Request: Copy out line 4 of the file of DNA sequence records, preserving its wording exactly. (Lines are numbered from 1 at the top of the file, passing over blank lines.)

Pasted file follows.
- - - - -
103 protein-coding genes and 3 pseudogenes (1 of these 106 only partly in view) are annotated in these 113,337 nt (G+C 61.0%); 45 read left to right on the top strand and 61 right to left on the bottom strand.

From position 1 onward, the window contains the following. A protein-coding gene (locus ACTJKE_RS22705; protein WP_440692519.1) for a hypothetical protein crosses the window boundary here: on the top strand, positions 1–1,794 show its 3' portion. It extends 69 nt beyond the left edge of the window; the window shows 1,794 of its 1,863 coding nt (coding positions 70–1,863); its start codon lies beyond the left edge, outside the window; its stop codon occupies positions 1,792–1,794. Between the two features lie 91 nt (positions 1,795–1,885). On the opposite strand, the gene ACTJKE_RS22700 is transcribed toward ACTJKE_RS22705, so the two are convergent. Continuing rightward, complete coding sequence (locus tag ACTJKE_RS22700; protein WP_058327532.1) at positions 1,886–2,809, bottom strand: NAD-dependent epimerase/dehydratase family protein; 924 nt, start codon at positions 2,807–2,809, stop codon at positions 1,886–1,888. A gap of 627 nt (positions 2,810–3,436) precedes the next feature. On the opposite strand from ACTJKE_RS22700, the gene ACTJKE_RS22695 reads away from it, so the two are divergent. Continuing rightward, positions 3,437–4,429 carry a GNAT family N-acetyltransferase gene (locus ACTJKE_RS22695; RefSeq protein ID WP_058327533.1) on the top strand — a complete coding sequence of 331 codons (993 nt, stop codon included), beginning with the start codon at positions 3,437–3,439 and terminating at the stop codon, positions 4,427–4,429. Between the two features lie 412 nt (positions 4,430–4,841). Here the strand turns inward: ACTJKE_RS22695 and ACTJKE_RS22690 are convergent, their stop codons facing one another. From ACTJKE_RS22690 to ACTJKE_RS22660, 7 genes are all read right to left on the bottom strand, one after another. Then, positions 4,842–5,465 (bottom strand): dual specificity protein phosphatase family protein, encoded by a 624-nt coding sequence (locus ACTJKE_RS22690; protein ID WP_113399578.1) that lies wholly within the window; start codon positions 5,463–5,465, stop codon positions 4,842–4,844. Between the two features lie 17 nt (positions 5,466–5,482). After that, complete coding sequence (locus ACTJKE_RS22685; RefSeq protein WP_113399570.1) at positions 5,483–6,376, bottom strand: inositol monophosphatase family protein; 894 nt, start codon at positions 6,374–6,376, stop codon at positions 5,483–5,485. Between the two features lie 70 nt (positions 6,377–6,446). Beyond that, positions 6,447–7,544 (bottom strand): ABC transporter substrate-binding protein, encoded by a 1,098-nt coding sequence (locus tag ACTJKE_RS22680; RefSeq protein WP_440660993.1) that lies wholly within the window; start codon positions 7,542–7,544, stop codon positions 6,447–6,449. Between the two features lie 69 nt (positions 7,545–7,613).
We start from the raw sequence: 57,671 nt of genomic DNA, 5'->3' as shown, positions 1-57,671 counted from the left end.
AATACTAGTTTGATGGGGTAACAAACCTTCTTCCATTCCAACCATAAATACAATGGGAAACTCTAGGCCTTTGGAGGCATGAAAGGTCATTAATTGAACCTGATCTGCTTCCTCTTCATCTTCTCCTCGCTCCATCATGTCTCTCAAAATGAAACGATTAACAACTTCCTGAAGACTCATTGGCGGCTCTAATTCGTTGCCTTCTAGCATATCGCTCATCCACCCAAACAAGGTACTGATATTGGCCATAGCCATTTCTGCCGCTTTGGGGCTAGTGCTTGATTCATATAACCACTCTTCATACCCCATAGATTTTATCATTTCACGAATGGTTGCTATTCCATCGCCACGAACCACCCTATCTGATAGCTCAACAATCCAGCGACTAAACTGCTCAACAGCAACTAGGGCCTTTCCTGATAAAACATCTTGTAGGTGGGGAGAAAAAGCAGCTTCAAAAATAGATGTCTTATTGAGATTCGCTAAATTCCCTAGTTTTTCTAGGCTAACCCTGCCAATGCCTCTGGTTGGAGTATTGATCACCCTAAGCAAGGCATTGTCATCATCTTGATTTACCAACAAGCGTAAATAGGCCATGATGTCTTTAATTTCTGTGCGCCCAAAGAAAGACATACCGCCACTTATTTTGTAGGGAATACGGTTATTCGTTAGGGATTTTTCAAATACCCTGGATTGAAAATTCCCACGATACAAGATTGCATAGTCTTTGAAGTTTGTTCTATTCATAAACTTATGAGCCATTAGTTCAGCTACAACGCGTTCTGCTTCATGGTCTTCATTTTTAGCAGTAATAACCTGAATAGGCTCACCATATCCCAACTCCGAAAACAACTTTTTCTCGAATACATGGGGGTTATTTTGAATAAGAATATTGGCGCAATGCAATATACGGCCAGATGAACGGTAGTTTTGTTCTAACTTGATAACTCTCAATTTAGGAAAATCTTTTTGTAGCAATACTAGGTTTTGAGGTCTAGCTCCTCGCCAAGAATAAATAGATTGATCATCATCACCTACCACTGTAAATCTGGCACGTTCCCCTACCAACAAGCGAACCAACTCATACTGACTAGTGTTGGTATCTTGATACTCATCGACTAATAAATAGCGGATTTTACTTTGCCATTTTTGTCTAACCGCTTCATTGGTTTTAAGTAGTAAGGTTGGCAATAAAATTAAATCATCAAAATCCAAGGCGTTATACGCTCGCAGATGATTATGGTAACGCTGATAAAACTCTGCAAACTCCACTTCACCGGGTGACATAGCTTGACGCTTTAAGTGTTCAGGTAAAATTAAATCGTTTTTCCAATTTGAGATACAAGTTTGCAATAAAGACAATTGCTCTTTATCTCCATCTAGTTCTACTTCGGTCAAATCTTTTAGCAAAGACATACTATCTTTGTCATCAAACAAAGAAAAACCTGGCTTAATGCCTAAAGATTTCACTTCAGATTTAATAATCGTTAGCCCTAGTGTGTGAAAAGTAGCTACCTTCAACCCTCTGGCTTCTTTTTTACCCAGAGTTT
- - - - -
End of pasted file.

AATACTAGTTTGATGGGGTAACAAACCTTCTTCCATTCCAACCATAAATACAATGGGAAACTCTAGGCCTTTGGAGGCATGAAAGGTCATTAATTGAACCTGATCTGCTTCCTCTTCATCTTCTCCTCGCTCCATCATGTCTCTCAAAATGAAACGATTAACAACTTCCTGAAGACTCATTGGCGGCTCTAATTCGTTGCCTTCTAGCATATCGCTCATCCACCCAAACAAGGTACTGATATTGGCCATAGCCATTTCTGCCGCTTTGGGGCTAGTGCTTGATTCATATAACCACTCTTCATACCCCATAGATTTTATCATTTCACGAATGGTTGCTATTCCATCGCCACGAACCACCCTATCTGATAGCTCAACAATCCAGCGACTAAACTGCTCAACAGCAACTAGGGCCTTTCCTGATAAAACATCTTGTAGGTGGGGAGAAAAAGCAGCTTCAAAAATAGATGTCTTATTGAGATTCGCTAAATTCCCTAGTTTTTCTAGGCTAACCCTGCCAATGCCTCTGGTTGGAGTATTGATCACCCTAAGCAAGGCATTGTCATCATCTTGATTTACCAACAAGCGTAAATAGGCCATGATGTCTTTAATTTCTGTGCGCCCAAAGAAAGACATACCGCCACTTATTTTGTAGGGAATACGGTTATTCGTTAGGGATTTTTCAAATACCCTGGATTGAAAATTCCCACGATACAAGATTGCATAGTCTTTGAAGTTTGTTCTATTCATAAACTTATGAGCCATTAGTTCAGCTACAACGCGTTCTGCTTCATGGTCTTCATTTTTAGCAGTAATAACCTGAATAGGCTCACCATATCCCAACTCCGAAAACAACTTTTTCTCGAATACATGGGGGTTATTTTGAATAAGAATATTGGCGCAATGCAATATACGGCCAGATGAACGGTAGTTTTGTTCTAACTTGATAACTCTCAATTTAGGAAAATCTTTTTGTAGCAATACTAGGTTTTGAGGTCTAGCTCCTCGCCAAGAATAAATAGATTGATCATCATCACCTACCACTGTAAATCTGGCACGTTCCCCTACCAACAAGCGAACCAACTCATACTGACTAGTGTTGGTATCTTGATACTCATCGACTAATAAATAGCGGATTTTACTTTGCCATTTTTGTCTAACCGCTTCATTGGTTTTAAGTAGTAAGGTTGGCAATAAAATTAAATCATCAAAATCCAAGGCGTTATACGCTCGCAGATGATTATGGTAACGCTGATAAAACTCTGCAAACTCCACTTCACCGGGTGACATAGCTTGACGCTTTAAGTGTTCAGGTAAAATTAAATCGTTTTTCCAATTTGAGATACAAGTTTGCAATAAAGACAATTGCTCTTTATCTCCATCTAGTTCTACTTCGGTCAAATCTTTTAGCAAAGACATACTATCTTTGTCATCAAACAAAGAAAAACCTGGCTTAATGCCTAAAGATTTCACTTCAGATTTAATAATCGTTAGCCCTAGTGTGTGAAAAGTAGCTACCTTCAACCCTCTGGCTTCTTTTTTACCCAGAGTTT